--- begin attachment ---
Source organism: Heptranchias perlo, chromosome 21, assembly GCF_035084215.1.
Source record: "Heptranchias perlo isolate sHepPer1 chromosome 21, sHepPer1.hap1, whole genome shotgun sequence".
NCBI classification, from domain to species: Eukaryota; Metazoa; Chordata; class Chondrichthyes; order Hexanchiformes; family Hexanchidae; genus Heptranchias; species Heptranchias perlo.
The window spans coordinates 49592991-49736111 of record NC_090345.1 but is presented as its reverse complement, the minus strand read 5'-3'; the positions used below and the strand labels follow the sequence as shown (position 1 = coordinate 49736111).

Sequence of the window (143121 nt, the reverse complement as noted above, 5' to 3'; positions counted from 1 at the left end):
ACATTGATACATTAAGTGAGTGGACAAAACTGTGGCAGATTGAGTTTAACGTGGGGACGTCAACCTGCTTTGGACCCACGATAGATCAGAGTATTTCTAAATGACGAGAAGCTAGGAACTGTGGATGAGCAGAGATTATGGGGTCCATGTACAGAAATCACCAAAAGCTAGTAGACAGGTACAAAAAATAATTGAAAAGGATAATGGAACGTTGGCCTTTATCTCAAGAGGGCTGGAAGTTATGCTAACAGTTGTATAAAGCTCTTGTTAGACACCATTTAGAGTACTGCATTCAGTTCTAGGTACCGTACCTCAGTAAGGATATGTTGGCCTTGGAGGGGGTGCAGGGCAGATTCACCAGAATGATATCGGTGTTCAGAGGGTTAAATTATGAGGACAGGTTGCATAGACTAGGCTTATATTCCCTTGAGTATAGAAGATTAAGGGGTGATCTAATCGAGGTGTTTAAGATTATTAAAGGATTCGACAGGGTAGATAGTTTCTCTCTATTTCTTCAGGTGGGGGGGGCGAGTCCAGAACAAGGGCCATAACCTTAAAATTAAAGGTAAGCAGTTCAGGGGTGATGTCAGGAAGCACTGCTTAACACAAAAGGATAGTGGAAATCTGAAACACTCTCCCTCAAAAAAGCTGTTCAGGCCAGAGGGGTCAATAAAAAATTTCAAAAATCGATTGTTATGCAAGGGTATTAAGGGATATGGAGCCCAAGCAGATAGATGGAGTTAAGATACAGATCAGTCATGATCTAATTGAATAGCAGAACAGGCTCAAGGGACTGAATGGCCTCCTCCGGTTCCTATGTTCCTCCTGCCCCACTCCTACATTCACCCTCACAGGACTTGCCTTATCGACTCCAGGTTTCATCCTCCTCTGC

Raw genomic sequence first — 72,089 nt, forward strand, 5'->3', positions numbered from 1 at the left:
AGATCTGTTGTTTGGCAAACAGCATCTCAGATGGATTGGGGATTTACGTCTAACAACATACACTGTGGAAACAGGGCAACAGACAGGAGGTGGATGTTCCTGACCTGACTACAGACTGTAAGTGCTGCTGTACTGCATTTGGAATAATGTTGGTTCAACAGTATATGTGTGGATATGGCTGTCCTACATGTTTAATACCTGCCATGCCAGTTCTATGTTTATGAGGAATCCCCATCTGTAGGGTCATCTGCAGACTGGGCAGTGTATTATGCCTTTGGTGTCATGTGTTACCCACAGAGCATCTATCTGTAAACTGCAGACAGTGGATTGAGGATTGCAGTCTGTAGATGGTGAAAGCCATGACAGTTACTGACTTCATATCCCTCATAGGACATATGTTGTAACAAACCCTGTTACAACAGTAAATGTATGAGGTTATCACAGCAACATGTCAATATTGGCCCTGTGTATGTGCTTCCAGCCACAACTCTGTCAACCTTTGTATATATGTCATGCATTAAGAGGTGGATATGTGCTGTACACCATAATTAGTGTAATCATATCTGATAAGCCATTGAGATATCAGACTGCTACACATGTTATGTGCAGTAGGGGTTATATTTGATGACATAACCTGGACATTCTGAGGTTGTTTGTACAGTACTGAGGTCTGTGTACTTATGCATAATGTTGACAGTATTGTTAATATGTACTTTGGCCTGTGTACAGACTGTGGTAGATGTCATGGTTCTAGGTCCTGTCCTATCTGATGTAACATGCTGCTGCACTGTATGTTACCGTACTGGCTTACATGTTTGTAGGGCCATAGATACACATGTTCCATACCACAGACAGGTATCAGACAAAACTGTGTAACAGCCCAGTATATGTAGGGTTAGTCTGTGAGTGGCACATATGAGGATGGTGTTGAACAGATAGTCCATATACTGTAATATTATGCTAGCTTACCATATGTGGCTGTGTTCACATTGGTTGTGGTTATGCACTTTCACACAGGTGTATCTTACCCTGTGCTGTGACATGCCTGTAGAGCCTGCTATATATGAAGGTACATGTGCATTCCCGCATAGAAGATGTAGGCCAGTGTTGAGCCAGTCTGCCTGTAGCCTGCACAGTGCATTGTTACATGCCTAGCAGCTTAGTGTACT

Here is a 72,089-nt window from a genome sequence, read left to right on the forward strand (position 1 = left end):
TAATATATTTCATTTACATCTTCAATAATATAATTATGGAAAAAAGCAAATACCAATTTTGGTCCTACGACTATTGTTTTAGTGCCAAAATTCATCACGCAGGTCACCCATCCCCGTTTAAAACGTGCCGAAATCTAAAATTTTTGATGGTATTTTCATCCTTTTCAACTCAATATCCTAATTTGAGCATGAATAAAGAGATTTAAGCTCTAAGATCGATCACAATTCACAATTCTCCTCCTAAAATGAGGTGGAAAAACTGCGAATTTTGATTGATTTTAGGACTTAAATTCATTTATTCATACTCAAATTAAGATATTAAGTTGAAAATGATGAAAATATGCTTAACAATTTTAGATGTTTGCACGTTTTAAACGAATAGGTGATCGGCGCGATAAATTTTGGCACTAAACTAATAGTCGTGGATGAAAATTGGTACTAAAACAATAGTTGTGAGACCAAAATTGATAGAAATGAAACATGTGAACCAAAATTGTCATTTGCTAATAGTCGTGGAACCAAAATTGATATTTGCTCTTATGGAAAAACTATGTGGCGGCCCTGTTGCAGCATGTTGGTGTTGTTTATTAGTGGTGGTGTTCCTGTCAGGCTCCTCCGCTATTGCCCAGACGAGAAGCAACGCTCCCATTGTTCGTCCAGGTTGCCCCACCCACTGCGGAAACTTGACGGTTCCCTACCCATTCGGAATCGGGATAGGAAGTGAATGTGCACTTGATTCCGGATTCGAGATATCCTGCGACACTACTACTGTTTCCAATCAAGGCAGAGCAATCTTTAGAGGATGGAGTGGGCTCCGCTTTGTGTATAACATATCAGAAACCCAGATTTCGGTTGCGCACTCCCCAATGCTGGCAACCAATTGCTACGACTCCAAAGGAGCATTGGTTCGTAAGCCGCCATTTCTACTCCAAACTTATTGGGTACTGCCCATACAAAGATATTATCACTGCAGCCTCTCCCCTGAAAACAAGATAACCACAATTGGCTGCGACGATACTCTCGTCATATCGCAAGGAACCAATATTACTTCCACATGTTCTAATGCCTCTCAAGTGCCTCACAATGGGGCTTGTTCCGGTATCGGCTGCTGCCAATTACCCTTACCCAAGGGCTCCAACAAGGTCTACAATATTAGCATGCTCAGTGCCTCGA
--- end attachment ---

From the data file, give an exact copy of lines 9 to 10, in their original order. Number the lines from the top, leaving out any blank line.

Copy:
Here is a 72,089-nt window from a genome sequence, read left to right on the forward strand (position 1 = left end):
TAATATATTTCATTTACATCTTCAATAATATAATTATGGAAAAAAGCAAATACCAATTTTGGTCCTACGACTATTGTTTTAGTGCCAAAATTCATCACGCAGGTCACCCATCCCCGTTTAAAACGTGCCGAAATCTAAAATTTTTGATGGTATTTTCATCCTTTTCAACTCAATATCCTAATTTGAGCATGAATAAAGAGATTTAAGCTCTAAGATCGATCACAATTCACAATTCTCCTCCTAAAATGAGGTGGAAAAACTGCGAATTTTGATTGATTTTAGGACTTAAATTCATTTATTCATACTCAAATTAAGATATTAAGTTGAAAATGATGAAAATATGCTTAACAATTTTAGATGTTTGCACGTTTTAAACGAATAGGTGATCGGCGCGATAAATTTTGGCACTAAACTAATAGTCGTGGATGAAAATTGGTACTAAAACAATAGTTGTGAGACCAAAATTGATAGAAATGAAACATGTGAACCAAAATTGTCATTTGCTAATAGTCGTGGAACCAAAATTGATATTTGCTCTTATGGAAAAACTATGTGGCGGCCCTGTTGCAGCATGTTGGTGTTGTTTATTAGTGGTGGTGTTCCTGTCAGGCTCCTCCGCTATTGCCCAGACGAGAAGCAACGCTCCCATTGTTCGTCCAGGTTGCCCCACCCACTGCGGAAACTTGACGGTTCCCTACCCATTCGGAATCGGGATAGGAAGTGAATGTGCACTTGATTCCGGATTCGAGATATCCTGCGACACTACTACTGTTTCCAATCAAGGCAGAGCAATCTTTAGAGGATGGAGTGGGCTCCGCTTTGTGTATAACATATCAGAAACCCAGATTTCGGTTGCGCACTCCCCAATGCTGGCAACCAATTGCTACGACTCCAAAGGAGCATTGGTTCGTAAGCCGCCATTTCTACTCCAAACTTATTGGGTACTGCCCATACAAAGATATTATCACTGCAGCCTCTCCCCTGAAAACAAGATAACCACAATTGGCTGCGACGATACTCTCGTCATATCGCAAGGAACCAATATTACTTCCACATGTTCTAATGCCTCTCAAGTGCCTCACAATGGGGCTTGTTCCGGTATCGGCTGCTGCCAATTACCCTTACCCAAGGGCTCCAACAAGGTCTACAATATTAGCATGCTCAGTGCCTCGA